Earth Imaging Journal: Remote Sensing, Satellite Images, Satellite Imagery
Breaking News
YellowScan continues to expand in Asia with a new subsidiary in Japan
Tokyo, Japan – YellowScan, designer, developper and producer of...
Digital Elevation Model Technologies and Applications: The DEM Users Manual, 3rd Edition is now available as an eBook
Bethesd" The American Society for Photogrammetry and Remote Sensing...
Delair Introduces Open Payload Version of Long-Range UAV to Enable Custom Configuration of Sensing Capabilities
TOULOUSE, France – May 21, 2019 –  Delair, a...
Visual Crossing Unveils Weather Services for Microsoft Excel, Web, and API users
Reston, VA – Visual Crossing Corporation is proud to...
Joe Morocco Joins RAMTeCH Software Solutions as Senior Consultant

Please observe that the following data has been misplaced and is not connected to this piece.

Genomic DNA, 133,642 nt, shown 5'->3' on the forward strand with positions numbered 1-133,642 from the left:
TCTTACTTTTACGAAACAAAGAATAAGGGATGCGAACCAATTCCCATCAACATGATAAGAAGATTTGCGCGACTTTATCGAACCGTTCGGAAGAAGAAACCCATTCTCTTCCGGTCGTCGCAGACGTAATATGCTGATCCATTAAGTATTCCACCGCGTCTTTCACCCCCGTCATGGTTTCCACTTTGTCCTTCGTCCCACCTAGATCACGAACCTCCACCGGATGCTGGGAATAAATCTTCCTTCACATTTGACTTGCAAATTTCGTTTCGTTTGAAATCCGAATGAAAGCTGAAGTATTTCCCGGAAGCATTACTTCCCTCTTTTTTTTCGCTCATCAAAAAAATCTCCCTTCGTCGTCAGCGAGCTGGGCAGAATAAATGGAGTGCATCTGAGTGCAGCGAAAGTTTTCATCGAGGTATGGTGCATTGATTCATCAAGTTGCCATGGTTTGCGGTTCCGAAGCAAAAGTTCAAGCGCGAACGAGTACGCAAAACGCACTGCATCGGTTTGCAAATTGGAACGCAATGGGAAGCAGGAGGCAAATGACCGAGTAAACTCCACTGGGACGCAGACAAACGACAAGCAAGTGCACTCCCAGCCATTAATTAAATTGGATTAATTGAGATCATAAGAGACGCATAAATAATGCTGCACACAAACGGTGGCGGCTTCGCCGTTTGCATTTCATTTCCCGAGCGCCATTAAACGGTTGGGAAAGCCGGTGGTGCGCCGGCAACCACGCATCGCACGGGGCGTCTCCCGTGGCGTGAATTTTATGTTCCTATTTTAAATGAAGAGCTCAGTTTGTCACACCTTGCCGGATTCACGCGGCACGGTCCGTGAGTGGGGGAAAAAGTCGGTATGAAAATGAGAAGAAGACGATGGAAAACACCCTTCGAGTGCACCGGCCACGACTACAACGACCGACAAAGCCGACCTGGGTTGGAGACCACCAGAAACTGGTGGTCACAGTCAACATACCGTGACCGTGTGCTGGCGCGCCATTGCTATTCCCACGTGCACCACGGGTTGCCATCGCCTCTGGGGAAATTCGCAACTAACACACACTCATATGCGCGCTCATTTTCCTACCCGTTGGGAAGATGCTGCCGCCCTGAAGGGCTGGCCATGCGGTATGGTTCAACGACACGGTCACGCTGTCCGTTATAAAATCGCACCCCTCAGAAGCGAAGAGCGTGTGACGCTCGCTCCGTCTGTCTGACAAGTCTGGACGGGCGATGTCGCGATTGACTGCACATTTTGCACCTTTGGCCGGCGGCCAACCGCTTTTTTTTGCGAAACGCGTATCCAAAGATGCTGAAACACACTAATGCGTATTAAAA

Minneapolis, MN  - RAMTeCH Software Solutions Inc., a global...


The GeoSHM system combines local sensors and satellite imagery to help users better understand infrastructure movements, including ground subsidence around bridge sites.

The University of Nottingham, with support from the European Space Agency, recently developed the Global Navigation Satellite System and Earth Observation for Structural Health Monitoring (GeoSHM) system to detect and measure movement of key infrastructure as well as the surrounding ground.

The system uses receivers placed in key locations upon bridges and other structures for real-time information. The readings are combined with historical Earth observation imagery to detect possible influences for movements within or around the structures. The Forth Road suspension bridge is one of the structures analyzed recently.

“I knew the bridge can move significantly under high winds, but for the first time I know that bridge moved 3.5 meters laterally and 1.83 meters vertically under a wind speed of 41 meters per second,” says Bridgemaster Barry Colford.


Comments are closed.